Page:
In Focus: The Gunners' options if they pull the trigger on Arteta
The pressure continues to build on beleaguered Arsenal boss Mikel Arteta.
Defeats to Brentford and Chelsea in their opening two Premier League games means the vultures are circling as the Spaniard fights for his job.
A difficult trip to Championship high-flyers West Brom in the Carabao Cup tonight has all the makings of a cup upset too.
But if the Gunners were to get rid of Arteta, who would they turn to?
Leicester boss Brendan Rodgers is the obvious choice — but trying to prise him away from the King Power would not be easy.
Rodgers reportedly said no to the Tottenham role in the summer and has guided the Foxes to back-to-back fifth place finishes.
It is difficult to argue that Arsenal are a step up for the Northern Irishman currently, though he may relish the rebuilding process.
The 48-year-old has been happy to give youth a chance in his career and there is no doubt the likes of Bukayo Saka, Folarin Balogun and Emile Smith Rowe would develop greatly under him.
Rodgers is likely to get a chance at a big six club again in his career, yet he appears content to wait for the right opportunity, rather than jump in at a club in a right mess.
Rangers boss Steven Gerrard, who played under Rodgers at Liverpool and came up against him in Scotland, is an intriguing option.
The Liverpool legend guided the Gers to their first Scottish title in 10 years last season, as well as enjoying a run to the Europa League round of 16.
In his first managerial job, Gerrard has proven himself capable of managing a big club with big expectations, as well as his obvious success on the pitch.
But everyone expects the 41-year-old to eventually take over at Liverpool and that could prove a stumbling block.
After Unai Emery and Arteta both took the reins having had no Premier League managerial experience, the Gunners board may be wary of going after another rookie.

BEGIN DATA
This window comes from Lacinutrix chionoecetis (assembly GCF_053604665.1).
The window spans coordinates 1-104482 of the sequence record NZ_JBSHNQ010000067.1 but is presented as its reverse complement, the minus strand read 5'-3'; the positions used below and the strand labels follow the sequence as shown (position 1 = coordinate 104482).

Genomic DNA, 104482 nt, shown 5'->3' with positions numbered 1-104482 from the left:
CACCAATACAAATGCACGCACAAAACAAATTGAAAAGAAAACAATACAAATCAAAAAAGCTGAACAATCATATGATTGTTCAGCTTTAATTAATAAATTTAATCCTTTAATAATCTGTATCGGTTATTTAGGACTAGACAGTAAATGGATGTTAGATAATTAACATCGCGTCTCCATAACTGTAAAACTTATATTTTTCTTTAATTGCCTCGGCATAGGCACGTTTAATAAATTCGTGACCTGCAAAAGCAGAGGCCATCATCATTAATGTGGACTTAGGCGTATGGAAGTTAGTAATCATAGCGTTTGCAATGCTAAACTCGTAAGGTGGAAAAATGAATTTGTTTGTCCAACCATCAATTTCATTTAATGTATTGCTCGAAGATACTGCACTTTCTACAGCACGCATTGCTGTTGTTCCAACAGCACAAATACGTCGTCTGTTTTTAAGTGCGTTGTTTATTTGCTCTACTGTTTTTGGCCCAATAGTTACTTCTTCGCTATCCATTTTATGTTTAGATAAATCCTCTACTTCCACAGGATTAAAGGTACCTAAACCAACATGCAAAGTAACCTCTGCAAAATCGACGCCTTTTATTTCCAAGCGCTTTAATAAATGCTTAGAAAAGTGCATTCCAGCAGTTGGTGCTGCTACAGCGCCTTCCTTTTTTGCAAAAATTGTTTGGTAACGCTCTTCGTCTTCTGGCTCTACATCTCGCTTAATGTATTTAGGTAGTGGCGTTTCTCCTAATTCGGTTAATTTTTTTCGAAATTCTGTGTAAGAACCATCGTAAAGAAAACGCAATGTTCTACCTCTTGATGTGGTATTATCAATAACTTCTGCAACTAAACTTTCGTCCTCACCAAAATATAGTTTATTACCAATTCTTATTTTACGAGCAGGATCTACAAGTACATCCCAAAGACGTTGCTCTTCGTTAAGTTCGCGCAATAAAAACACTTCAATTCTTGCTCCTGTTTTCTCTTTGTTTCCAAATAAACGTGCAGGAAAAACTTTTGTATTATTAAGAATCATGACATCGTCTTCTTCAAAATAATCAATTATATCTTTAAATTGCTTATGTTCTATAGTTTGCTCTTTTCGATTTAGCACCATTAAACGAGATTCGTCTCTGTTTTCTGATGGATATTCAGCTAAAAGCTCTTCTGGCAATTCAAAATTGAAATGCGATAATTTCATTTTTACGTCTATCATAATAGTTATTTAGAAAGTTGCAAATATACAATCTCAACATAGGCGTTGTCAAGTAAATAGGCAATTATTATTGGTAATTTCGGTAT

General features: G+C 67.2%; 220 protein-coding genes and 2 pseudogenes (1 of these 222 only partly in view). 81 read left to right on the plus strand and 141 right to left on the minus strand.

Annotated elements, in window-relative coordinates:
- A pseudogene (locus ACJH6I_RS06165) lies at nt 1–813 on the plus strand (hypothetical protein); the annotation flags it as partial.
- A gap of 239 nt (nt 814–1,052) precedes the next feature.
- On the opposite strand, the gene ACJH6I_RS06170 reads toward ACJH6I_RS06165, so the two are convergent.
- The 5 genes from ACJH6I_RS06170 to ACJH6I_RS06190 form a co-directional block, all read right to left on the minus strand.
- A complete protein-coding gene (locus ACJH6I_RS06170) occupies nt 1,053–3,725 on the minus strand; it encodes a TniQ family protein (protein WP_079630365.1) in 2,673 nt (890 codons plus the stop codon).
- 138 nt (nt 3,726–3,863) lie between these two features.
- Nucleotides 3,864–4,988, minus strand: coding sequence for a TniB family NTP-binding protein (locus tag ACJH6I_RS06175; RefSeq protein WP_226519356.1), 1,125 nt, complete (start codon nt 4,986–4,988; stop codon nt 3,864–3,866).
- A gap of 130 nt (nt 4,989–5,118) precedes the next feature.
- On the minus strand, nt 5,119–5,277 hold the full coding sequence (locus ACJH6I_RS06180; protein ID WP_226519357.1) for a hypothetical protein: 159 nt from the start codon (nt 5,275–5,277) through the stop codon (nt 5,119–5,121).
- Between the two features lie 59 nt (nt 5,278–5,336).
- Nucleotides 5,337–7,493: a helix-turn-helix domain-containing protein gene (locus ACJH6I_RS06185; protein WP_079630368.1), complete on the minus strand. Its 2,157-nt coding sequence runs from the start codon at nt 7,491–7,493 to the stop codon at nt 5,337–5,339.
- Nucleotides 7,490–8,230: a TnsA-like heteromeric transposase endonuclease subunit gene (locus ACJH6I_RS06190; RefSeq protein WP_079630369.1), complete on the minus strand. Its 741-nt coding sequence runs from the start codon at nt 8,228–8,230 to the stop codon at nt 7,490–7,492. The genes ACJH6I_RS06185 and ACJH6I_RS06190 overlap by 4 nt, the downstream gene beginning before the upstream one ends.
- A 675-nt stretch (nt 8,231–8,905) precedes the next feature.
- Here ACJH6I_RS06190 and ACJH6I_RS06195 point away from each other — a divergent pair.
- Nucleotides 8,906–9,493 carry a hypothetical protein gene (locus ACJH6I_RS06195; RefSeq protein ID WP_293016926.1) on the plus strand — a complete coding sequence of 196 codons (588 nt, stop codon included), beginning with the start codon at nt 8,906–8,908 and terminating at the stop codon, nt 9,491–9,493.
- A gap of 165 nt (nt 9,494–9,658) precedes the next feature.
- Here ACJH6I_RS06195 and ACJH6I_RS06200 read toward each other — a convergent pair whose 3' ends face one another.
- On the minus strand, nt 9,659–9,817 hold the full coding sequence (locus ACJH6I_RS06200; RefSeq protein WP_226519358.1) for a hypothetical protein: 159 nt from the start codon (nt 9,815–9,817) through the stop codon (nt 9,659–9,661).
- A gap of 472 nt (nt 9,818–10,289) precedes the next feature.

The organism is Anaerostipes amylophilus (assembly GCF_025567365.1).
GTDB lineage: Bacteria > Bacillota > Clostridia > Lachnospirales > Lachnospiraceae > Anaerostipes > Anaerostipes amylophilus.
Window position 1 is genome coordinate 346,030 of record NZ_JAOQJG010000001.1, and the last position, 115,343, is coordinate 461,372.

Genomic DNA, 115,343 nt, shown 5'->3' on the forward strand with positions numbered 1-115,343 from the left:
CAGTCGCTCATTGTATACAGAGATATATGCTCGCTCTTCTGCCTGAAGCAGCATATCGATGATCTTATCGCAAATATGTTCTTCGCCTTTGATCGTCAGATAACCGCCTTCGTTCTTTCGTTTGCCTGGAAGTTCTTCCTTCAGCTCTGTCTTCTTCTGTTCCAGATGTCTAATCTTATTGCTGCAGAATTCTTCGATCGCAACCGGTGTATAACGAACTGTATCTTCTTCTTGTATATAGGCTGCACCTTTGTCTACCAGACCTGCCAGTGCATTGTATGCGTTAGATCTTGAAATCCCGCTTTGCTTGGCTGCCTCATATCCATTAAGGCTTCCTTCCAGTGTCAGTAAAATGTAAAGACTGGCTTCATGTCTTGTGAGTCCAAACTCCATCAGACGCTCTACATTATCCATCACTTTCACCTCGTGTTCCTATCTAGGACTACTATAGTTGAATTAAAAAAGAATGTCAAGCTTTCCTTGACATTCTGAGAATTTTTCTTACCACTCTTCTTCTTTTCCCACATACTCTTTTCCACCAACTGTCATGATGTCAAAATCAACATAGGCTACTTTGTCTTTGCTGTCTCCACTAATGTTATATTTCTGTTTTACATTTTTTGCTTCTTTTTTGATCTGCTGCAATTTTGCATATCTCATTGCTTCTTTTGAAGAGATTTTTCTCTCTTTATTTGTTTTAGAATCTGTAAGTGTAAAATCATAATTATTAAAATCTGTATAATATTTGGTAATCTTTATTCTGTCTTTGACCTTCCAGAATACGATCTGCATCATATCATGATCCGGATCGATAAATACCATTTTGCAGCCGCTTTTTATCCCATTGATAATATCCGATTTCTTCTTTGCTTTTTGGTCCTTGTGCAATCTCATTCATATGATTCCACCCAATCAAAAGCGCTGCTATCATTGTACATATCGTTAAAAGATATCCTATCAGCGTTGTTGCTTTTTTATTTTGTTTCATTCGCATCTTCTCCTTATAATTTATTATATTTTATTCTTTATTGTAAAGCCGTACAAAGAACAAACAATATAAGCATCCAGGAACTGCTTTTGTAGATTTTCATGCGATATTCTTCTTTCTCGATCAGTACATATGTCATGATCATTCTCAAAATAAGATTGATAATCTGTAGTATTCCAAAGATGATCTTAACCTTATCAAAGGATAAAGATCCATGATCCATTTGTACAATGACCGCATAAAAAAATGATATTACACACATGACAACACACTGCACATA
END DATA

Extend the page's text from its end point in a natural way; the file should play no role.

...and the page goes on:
It is 13 months since Eddie Howe, 43, left Bournemouth and yet still he waits for his next job.
Touted as one of the best young bosses in Britain, Howe turned down the Celtic role in the summer but would undoubtedly jump at the chance to take charge at Arsenal.
His Bournemouth teams often played attractive football and defied all odds to last five seasons in the Premier League.
But they did have a tendency to leak goals, something the Gunners have struggled with for many years, and that may concern the hierarchy.
And it is virtually unheard of for one of the Premier League’s big six to take a chance on a young, homegrown manager — especially one yet to challenge for a trophy.
When Brighton replaced Chris Hughton with Graham Potter there were a few raised eyebrows — but not any more.
Potter, 46, announced himself to the British public when he guided minnows Ostersunds to a 2-1 victory in the second-leg of an Europa League tie at Arsenal.
And since then he has established himself as one of the most progressive coaches in the English game at both Swansea and Brighton.
The Seagulls play football that is easy on the eye under Potter and the likes of Ben White, now a Gunner, and Tariq Lamptey have thrived under his tutelage.
Though he is yet to challenge for trophies in England, the Europa League campaign, two promotions and a Swedish Cup win at Ostersunds would certainly help his cause.
If the Gunners were to get a currently unemployed manager to replace Arteta, Antonio Conte would be top of many fans’ lists.
Fresh off guiding Inter Milan to their first title in 11 years, Conte is on the lookout for his next challenge and is a proven winner.
Though Inter had a star-studded side, the Italian proved during his time at Chelsea that he can make the best of the tools at his disposal — Victor Moses played as a wing-back in that title-winning team.
There is little doubting that Conte would make the Gunners a better side almost instantly, yet it does not appear a particularly attractive job for a manager who can rightly count himself among the best in the world.
And Conte is very much a short-term manager, he would arrive at Arsenal, taste success and then in two years’ time, the Gunners would be in a similar position.
A fun choice — but maybe not the right one.